The purchase of storage furniture for the Auditorium Theatre’s institutional archives, an action recommended in a 2018 preservation assessment. This collection of over 86 cubic feet of material encompasses performance, business, and renovation records, which are incorporated into articles and historic theatre tours. The theatre, which opened in 1889, is considered an early masterpiece of architects Louis Sullivan and Dankmar Adler and is a National Historic Landmark.
Board of Trustees of the University of Northern Colorado, Greeley, CO Award: $9,964
The work of two consultants, one to undertake a preservation assessment of fragile objects, the other to test for toxic preservatives, in a collection of 3,000 objects, including pottery, basketry, leather goods, and stone tools, that document Native American cultures of the West and Southwest from 10,000 BCE to the twentieth century. The consultants would also offer workshops to faculty, students, museum staff, and community members on using x-ray fluorescence, conducting condition assessments, and safe handling of collections. The collections are used for academic research, in university classes, and for public programming.
Boise Art Museum, Inc., Boise, ID Award: $9,992
The purchase of storage furniture for new collections and for preservation supplies for reorganizing and rehousing portions of the Boise Art Museum’s permanent collection, the initial step in a Collections Storage plan developed in 2019. The permanent collection consists of American, Native American, Asian, and European art, and ethnographic collections. The applicant would use secure storage areas and improve long-term preservation and accessibility of the collection, which has grown substantially since a building expansion in 1997. The proposed work would increase storage space for the museum’s two-dimensional framed works by 270.5 cubic feet and three-dimensional objects by 388.2 cubic feet.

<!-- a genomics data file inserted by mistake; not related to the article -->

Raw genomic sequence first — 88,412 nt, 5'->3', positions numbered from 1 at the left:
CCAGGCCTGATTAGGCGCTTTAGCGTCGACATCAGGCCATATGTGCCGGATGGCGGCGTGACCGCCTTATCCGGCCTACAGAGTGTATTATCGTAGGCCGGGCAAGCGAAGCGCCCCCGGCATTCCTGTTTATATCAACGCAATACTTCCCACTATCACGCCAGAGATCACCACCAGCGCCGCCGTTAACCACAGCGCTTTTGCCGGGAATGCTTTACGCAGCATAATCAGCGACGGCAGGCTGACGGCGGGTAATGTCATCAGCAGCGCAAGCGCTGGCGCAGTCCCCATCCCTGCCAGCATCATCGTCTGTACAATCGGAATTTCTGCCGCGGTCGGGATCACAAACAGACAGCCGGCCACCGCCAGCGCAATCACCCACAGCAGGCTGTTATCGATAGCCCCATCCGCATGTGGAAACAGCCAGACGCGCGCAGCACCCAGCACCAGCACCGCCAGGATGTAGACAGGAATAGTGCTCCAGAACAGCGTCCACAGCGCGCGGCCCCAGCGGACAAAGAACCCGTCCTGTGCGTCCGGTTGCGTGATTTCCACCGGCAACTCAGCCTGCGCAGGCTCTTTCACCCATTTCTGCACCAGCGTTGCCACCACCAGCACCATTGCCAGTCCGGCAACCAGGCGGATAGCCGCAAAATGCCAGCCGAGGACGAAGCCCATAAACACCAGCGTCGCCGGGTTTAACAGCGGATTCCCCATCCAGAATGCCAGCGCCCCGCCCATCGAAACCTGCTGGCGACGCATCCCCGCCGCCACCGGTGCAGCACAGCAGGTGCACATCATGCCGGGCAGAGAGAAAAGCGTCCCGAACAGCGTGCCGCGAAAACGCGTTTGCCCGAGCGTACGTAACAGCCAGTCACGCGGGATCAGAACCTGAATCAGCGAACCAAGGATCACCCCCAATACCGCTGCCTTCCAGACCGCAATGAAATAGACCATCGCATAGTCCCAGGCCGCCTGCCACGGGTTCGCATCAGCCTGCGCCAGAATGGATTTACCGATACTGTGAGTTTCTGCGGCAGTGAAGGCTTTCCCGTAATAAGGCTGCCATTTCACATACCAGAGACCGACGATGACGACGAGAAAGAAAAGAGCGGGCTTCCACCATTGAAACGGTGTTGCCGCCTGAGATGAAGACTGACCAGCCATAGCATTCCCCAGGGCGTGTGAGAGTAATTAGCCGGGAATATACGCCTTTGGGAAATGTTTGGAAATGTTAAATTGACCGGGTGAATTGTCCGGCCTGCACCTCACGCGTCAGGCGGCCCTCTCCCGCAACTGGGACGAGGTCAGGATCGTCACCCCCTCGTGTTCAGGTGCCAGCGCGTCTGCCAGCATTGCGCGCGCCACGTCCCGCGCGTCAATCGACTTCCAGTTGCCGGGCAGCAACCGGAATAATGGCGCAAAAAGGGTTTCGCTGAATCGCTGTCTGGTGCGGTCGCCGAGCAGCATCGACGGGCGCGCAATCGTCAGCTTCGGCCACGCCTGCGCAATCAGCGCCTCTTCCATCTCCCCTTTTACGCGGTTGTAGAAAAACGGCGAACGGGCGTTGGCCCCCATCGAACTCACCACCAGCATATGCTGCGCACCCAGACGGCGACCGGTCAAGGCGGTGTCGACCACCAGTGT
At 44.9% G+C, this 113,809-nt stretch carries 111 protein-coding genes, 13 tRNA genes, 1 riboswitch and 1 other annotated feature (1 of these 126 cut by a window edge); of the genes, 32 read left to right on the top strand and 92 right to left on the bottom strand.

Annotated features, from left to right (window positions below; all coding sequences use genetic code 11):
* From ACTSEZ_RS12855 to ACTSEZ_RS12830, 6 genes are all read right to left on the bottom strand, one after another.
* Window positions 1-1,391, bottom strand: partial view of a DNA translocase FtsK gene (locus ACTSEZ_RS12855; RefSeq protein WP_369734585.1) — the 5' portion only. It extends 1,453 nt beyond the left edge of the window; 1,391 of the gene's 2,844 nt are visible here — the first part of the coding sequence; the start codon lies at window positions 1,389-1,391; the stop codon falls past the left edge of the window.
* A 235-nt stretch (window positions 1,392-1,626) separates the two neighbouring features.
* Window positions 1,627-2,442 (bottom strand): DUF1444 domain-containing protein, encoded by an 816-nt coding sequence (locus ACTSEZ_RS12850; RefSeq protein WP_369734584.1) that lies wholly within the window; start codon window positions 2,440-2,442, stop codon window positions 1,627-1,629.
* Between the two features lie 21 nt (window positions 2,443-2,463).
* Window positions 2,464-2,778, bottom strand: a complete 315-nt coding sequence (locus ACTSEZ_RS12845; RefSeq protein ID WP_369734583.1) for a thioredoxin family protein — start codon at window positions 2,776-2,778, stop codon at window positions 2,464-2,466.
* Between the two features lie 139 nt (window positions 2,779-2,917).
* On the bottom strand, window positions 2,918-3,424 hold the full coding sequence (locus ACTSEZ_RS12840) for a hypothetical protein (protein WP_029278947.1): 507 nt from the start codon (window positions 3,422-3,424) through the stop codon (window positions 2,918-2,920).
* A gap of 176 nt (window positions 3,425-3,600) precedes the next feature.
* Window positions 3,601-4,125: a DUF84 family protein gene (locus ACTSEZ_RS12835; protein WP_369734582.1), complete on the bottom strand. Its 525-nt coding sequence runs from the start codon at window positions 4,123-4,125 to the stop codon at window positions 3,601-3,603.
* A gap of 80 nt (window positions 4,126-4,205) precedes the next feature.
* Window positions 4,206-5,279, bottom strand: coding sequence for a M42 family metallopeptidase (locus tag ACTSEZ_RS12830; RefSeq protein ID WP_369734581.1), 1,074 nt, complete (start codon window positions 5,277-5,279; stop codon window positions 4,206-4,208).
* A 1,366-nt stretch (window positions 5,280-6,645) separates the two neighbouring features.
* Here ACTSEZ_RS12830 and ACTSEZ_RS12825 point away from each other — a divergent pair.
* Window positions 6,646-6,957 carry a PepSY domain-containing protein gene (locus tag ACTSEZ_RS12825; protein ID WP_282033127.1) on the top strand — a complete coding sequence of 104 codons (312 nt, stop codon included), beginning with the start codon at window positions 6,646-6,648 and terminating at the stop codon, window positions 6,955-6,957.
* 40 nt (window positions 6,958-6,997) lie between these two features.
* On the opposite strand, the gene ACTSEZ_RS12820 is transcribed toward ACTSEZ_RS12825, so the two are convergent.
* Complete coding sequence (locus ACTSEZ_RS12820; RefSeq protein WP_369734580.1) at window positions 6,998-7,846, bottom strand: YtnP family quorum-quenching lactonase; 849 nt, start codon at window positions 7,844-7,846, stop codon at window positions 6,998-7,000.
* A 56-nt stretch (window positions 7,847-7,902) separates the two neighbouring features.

Chicago Film Archives, NFP, Chicago, IL Award: $10,000
The purchase of a storage freezer for nitrate films and a refrigerator for films suffering from vinegar syndrome. The Chicago Film Archives holds over 160 collections and more than 30,000 film items documenting the Midwest, including documentaries; avant-garde and experimental films; industrial, corporate and advertising films; educational films; and home movies. This project would support some of the most fragile audiovisual assets, including rare nitrate prints of 1929 news films from the Chicago Daily News Television Service, Mayor Edward J. Kelly, the 1933 World’s Fair, dancer Ruth Page, the original Hiawatha pageant performed by an Ojibwa community in Ontario, Canada, and a 1921 film about damage to a cathedral in Rheims, France, sustained during World War I.
City of Manitowoc, Manitowoc, WI Award: $10,000
The purchase of storage furniture, equipment, and preservation supplies, as well as implementation of an integrated pest management policy, installation of water detection alarms, rehousing of sculpture, and preventative care for object storage. The museum houses primarily two-dimensional works of art from the nineteenth through twenty-first century, with an emphasis on American and Wisconsin artists. Informed by a 2019 Collections Assessment for Preservation, the proposed project would allow the applicant to address several key recommendations in Phase II of its five-year plan, which endeavors to maintain a safe and clean environment for the museum’s collections.